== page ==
People with mental illness will lose their homes because of the Norristown land deal
She said the on-site “coordinated outreach center for the homeless” doesn’t just provide a place to sleep. It helps people to identify the challenges they are facing which, for various reasons, may prevent them from being able to rent an apartment or a house.
“The main reason is affordability,” Howard said. “There really is a huge lack of affordable housing in Montgomery County that was only made worse by Hurricane Ida.” The September 2021 hurricane destroyed hundreds of homes in the area. Some people are still living in hotels as they search for new homes.
The Norristown property is also the site of ‘Carol’s Place’, an eight-bed crisis residential program that aims to divert people experiencing a mental health crisis from needing a higher level of care, such as a hospital and hospitalization. “, Howard said.
Howard is in the process of securing a new location for Carol’s Place and is confident the deal will be completed by the summer. On the other hand, the future of the homeless shelter and residential mental health care program is uncertain.
“None of the other programs will be operational this summer,” Howard said. “That’s the biggest challenge. What will be the interim solutions for the people served on the ground there? »
One solution offered by Duffy-Bell is for the redevelopment authority to lease the building in use for another year. She said it would give them more time to set up the three community programs elsewhere.
It is not known if the city would be open to this idea. Emails to Norristown spokesperson Kevin Tustin and City Administrator Crandall Jones went unanswered. County spokeswoman Kelly Cofrancisco said Norristown plans to transfer the land to the Montgomery County Redevelopment Authority, “while Norristown, which will have complete control of the site, oversees the redevelopment process.”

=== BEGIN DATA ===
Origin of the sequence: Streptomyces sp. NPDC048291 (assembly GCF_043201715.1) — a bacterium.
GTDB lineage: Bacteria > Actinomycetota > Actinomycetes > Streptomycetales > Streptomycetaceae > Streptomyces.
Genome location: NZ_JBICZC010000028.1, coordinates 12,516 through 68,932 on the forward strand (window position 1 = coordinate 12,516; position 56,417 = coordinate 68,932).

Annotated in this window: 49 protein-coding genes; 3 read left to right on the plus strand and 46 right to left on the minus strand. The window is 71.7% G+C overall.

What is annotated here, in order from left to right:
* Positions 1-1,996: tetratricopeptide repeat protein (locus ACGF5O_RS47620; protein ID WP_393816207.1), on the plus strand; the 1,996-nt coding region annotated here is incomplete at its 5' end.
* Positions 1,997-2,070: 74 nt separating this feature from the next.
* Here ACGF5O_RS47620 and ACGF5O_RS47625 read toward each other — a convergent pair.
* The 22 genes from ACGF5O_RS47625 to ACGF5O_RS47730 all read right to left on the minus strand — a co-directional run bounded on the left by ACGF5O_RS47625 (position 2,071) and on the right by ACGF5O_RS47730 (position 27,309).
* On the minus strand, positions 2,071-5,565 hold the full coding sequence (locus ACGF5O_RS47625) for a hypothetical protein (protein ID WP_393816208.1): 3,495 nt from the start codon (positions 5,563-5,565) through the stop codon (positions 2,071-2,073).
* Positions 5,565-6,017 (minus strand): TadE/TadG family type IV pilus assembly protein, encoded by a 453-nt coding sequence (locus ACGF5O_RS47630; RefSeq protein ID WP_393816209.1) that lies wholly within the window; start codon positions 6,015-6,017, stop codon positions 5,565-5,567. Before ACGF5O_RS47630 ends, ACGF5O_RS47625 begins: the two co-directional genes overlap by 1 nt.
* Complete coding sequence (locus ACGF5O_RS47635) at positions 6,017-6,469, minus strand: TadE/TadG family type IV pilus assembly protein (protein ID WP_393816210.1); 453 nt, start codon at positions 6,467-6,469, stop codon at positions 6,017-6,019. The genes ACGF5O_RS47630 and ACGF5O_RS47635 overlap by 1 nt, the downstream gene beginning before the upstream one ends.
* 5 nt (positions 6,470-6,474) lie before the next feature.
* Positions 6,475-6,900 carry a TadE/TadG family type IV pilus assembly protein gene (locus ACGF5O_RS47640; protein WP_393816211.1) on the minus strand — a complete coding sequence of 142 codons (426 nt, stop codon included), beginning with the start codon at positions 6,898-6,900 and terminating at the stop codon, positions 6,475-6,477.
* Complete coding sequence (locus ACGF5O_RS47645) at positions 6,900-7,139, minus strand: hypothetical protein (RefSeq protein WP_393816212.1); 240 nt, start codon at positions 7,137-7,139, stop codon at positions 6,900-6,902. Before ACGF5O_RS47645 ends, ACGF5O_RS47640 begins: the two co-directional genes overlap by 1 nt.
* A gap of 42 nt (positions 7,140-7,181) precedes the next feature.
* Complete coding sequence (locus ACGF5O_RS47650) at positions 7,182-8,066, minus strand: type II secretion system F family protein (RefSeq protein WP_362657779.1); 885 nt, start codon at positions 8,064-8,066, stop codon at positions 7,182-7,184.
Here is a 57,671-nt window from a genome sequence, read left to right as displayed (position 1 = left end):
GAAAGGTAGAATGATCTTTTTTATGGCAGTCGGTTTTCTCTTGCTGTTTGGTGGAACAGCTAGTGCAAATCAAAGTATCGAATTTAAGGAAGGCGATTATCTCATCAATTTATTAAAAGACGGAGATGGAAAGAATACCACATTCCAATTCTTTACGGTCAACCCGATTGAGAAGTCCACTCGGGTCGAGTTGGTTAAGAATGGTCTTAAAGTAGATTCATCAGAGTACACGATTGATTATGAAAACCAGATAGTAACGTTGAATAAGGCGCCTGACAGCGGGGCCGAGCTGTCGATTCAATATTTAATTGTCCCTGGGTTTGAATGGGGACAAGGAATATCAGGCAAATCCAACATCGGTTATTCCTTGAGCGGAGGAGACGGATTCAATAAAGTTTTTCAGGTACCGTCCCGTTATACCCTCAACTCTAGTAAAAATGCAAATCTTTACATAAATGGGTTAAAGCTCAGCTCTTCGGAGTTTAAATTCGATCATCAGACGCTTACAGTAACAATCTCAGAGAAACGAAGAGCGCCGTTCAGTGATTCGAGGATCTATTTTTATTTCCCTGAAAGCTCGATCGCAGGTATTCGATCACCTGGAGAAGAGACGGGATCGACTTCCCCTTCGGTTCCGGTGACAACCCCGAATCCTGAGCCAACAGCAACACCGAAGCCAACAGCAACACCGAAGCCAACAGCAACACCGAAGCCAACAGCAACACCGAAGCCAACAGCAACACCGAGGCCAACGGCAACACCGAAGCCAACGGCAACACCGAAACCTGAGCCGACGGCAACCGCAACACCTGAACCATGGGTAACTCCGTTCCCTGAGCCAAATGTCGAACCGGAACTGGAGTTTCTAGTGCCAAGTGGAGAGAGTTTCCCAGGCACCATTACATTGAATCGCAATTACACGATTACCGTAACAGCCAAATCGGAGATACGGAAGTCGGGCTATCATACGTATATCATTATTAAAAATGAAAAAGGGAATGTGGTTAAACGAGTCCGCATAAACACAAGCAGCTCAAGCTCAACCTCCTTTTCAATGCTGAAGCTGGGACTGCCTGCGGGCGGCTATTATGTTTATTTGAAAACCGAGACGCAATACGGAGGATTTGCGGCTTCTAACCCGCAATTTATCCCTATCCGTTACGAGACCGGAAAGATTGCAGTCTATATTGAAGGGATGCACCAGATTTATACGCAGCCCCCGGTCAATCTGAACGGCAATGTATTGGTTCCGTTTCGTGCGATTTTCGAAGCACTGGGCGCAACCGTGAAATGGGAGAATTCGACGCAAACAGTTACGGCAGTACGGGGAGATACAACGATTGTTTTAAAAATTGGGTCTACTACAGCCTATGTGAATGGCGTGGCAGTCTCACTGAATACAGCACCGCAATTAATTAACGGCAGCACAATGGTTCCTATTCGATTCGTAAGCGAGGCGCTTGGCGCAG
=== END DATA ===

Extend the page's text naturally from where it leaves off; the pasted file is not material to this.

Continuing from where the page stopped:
Pennsylvania Department of Social Services spokesman Brandon Cwalina said the Wolf administration supports the land transfer, which is part of a plan to expand the forensic unit on campus.
Cwalina noted that the state has added beds elsewhere to offset the losses closing the Norristown program would create. These beds are in use.
“DHS is dedicating time and personnel resources to help counties ensure appropriate treatment and care for all of these individuals and will ensure their safe transition to other providers before Elwyn is forced to leave the property. July 24, 2022,” Cwalina said. “We want to emphasize that these transitions are not just about housing, but also about treatment.”
Democratic State Rep. Matt Bradford of Montgomery County said he and his staff “have had regular conversations with the department and Montgomery County about how people currently serving in the state Norristown can be transferred safely and responsibly to other locations”.
“Additionally, I fully support the Governor’s proposed investment of state and federal funds in additional access to mental health and workforce services,” Bradford said. “This investment is a long overdue restoration of funding and is desperately needed.”
For Duffy-Bell and Howard, addressing decades of underfunded county mental health services is critical to preventing problems like this in the future.
Duffy-Bell said lawmakers often point to one-time funding stipends as a solution, when counties need reliable funds that rise with the cost of living.
“I think it all comes down to economics,” she said. “That, and getting the people who have the power to make the decisions, the budget decisions, to understand the concept of sustainable financing.”